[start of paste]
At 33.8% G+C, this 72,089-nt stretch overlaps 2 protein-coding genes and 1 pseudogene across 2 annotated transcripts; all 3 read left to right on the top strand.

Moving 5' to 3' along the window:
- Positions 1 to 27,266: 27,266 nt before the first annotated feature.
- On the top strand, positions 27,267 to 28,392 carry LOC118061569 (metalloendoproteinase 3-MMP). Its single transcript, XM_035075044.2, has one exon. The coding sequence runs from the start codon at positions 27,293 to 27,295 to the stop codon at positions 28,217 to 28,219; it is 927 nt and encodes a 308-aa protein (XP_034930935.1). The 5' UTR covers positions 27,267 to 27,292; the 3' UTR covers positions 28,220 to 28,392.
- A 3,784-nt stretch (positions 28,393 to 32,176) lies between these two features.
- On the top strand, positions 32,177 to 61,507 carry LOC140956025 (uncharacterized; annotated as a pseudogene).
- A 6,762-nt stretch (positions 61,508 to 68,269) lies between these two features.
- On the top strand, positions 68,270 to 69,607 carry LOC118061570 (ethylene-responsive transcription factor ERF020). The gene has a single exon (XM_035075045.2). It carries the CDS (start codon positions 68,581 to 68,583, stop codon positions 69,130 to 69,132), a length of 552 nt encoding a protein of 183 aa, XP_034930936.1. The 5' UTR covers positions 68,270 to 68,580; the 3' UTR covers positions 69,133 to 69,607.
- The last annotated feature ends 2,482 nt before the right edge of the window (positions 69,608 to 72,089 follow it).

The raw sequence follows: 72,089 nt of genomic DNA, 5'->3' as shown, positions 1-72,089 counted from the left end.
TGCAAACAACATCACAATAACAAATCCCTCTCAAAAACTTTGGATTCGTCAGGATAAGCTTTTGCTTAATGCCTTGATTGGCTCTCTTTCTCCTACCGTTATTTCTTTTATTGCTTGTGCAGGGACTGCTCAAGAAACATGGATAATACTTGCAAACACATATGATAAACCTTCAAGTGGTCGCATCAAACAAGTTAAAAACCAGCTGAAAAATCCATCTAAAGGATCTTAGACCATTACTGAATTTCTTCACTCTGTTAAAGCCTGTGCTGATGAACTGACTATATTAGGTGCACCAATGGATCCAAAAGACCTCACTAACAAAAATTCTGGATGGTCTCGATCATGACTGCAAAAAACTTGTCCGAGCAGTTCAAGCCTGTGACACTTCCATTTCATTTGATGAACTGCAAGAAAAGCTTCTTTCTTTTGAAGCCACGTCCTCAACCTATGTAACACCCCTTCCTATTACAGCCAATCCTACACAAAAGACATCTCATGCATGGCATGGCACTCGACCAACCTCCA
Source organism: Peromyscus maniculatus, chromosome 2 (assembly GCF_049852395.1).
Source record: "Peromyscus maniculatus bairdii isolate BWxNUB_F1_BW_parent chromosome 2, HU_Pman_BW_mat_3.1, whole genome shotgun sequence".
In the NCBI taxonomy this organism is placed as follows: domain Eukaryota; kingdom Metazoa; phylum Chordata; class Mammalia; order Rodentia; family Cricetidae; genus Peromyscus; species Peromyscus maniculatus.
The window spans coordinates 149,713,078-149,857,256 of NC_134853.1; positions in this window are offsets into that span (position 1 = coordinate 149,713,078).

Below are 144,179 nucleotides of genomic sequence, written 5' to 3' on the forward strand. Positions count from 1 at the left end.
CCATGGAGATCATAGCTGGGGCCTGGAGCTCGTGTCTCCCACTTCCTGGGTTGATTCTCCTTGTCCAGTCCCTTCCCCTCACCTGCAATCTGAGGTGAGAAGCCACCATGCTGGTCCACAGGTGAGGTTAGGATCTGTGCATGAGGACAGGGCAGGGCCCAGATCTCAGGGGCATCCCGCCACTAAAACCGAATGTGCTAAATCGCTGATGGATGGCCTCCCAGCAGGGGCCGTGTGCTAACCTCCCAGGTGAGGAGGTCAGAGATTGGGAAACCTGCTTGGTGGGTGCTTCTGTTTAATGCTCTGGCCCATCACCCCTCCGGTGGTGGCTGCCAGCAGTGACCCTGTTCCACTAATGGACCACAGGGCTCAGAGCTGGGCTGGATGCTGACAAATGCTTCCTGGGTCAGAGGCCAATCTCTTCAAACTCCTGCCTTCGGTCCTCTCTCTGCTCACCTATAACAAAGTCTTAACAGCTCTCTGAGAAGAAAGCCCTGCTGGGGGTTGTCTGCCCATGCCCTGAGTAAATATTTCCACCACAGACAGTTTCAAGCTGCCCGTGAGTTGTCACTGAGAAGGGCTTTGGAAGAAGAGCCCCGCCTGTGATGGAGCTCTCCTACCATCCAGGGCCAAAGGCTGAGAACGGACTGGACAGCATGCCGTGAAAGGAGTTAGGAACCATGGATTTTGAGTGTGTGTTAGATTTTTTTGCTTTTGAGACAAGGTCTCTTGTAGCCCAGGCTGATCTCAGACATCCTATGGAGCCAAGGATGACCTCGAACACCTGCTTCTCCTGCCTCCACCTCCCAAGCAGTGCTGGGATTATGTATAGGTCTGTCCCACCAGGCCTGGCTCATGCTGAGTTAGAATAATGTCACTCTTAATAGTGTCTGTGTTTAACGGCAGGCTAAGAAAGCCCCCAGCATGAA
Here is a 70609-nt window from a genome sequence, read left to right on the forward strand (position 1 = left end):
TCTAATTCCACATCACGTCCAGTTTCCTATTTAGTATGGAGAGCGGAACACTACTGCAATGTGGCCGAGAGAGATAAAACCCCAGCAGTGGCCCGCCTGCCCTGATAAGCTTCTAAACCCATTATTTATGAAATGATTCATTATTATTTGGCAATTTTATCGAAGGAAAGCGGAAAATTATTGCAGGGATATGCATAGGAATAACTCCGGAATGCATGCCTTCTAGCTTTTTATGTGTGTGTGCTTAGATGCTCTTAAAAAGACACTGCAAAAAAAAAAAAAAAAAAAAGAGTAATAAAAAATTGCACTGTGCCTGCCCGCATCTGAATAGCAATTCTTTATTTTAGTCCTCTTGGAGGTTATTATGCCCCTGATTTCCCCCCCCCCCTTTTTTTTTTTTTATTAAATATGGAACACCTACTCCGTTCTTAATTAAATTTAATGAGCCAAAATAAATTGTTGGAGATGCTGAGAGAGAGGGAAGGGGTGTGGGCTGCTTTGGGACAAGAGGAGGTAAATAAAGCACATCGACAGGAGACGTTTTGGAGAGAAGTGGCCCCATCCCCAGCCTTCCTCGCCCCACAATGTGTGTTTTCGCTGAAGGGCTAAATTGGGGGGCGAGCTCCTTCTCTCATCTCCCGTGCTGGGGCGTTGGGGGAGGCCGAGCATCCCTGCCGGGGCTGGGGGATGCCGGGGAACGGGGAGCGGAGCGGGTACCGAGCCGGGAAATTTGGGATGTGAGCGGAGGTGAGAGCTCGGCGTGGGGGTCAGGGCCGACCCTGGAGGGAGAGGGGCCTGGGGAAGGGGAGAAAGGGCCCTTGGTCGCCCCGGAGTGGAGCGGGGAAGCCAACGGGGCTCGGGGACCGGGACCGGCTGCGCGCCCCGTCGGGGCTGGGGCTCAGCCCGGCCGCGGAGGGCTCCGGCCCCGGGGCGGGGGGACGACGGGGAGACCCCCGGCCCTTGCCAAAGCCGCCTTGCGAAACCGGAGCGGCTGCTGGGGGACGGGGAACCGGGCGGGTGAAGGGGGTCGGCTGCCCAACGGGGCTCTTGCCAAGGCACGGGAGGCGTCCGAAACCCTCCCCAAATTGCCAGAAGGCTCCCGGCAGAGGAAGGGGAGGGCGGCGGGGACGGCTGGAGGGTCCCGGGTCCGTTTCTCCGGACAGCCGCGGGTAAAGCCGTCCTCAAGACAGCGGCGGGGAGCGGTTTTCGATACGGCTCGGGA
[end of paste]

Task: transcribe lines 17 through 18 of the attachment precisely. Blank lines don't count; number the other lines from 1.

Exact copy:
CCATGGAGATCATAGCTGGGGCCTGGAGCTCGTGTCTCCCACTTCCTGGGTTGATTCTCCTTGTCCAGTCCCTTCCCCTCACCTGCAATCTGAGGTGAGAAGCCACCATGCTGGTCCACAGGTGAGGTTAGGATCTGTGCATGAGGACAGGGCAGGGCCCAGATCTCAGGGGCATCCCGCCACTAAAACCGAATGTGCTAAATCGCTGATGGATGGCCTCCCAGCAGGGGCCGTGTGCTAACCTCCCAGGTGAGGAGGTCAGAGATTGGGAAACCTGCTTGGTGGGTGCTTCTGTTTAATGCTCTGGCCCATCACCCCTCCGGTGGTGGCTGCCAGCAGTGACCCTGTTCCACTAATGGACCACAGGGCTCAGAGCTGGGCTGGATGCTGACAAATGCTTCCTGGGTCAGAGGCCAATCTCTTCAAACTCCTGCCTTCGGTCCTCTCTCTGCTCACCTATAACAAAGTCTTAACAGCTCTCTGAGAAGAAAGCCCTGCTGGGGGTTGTCTGCCCATGCCCTGAGTAAATATTTCCACCACAGACAGTTTCAAGCTGCCCGTGAGTTGTCACTGAGAAGGGCTTTGGAAGAAGAGCCCCGCCTGTGATGGAGCTCTCCTACCATCCAGGGCCAAAGGCTGAGAACGGACTGGACAGCATGCCGTGAAAGGAGTTAGGAACCATGGATTTTGAGTGTGTGTTAGATTTTTTTGCTTTTGAGACAAGGTCTCTTGTAGCCCAGGCTGATCTCAGACATCCTATGGAGCCAAGGATGACCTCGAACACCTGCTTCTCCTGCCTCCACCTCCCAAGCAGTGCTGGGATTATGTATAGGTCTGTCCCACCAGGCCTGGCTCATGCTGAGTTAGAATAATGTCACTCTTAATAGTGTCTGTGTTTAACGGCAGGCTAAGAAAGCCCCCAGCATGAA
Here is a 70609-nt window from a genome sequence, read left to right on the forward strand (position 1 = left end):